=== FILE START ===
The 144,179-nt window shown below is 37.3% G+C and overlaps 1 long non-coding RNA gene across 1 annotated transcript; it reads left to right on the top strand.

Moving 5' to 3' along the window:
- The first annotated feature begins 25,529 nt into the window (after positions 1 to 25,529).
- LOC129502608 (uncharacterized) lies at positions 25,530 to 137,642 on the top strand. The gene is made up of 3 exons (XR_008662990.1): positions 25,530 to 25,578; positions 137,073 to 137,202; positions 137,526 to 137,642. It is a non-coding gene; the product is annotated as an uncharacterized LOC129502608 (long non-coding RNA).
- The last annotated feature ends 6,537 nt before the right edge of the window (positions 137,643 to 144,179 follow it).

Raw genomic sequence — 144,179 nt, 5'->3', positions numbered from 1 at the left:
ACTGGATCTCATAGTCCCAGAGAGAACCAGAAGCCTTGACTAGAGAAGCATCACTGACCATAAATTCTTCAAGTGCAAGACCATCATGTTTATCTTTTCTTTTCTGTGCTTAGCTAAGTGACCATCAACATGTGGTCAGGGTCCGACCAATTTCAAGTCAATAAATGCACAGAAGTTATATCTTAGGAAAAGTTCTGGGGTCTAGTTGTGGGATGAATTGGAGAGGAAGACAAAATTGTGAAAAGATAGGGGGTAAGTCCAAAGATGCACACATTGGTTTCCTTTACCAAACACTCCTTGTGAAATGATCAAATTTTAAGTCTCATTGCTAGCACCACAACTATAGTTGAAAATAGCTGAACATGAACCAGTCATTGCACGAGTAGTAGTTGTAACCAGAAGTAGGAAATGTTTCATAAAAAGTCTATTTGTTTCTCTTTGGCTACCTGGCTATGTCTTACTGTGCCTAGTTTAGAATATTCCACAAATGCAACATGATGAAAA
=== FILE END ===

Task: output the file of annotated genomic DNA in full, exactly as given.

The 144,179-nt window shown below is 37.3% G+C and overlaps 1 long non-coding RNA gene across 1 annotated transcript; it reads left to right on the top strand.

Moving 5' to 3' along the window:
- The first annotated feature begins 25,529 nt into the window (after positions 1 to 25,529).
- LOC129502608 (uncharacterized) lies at positions 25,530 to 137,642 on the top strand. The gene is made up of 3 exons (XR_008662990.1): positions 25,530 to 25,578; positions 137,073 to 137,202; positions 137,526 to 137,642. It is a non-coding gene; the product is annotated as an uncharacterized LOC129502608 (long non-coding RNA).
- The last annotated feature ends 6,537 nt before the right edge of the window (positions 137,643 to 144,179 follow it).

Raw genomic sequence — 144,179 nt, 5'->3', positions numbered from 1 at the left:
ACTGGATCTCATAGTCCCAGAGAGAACCAGAAGCCTTGACTAGAGAAGCATCACTGACCATAAATTCTTCAAGTGCAAGACCATCATGTTTATCTTTTCTTTTCTGTGCTTAGCTAAGTGACCATCAACATGTGGTCAGGGTCCGACCAATTTCAAGTCAATAAATGCACAGAAGTTATATCTTAGGAAAAGTTCTGGGGTCTAGTTGTGGGATGAATTGGAGAGGAAGACAAAATTGTGAAAAGATAGGGGGTAAGTCCAAAGATGCACACATTGGTTTCCTTTACCAAACACTCCTTGTGAAATGATCAAATTTTAAGTCTCATTGCTAGCACCACAACTATAGTTGAAAATAGCTGAACATGAACCAGTCATTGCACGAGTAGTAGTTGTAACCAGAAGTAGGAAATGTTTCATAAAAAGTCTATTTGTTTCTCTTTGGCTACCTGGCTATGTCTTACTGTGCCTAGTTTAGAATATTCCACAAATGCAACATGATGAAAA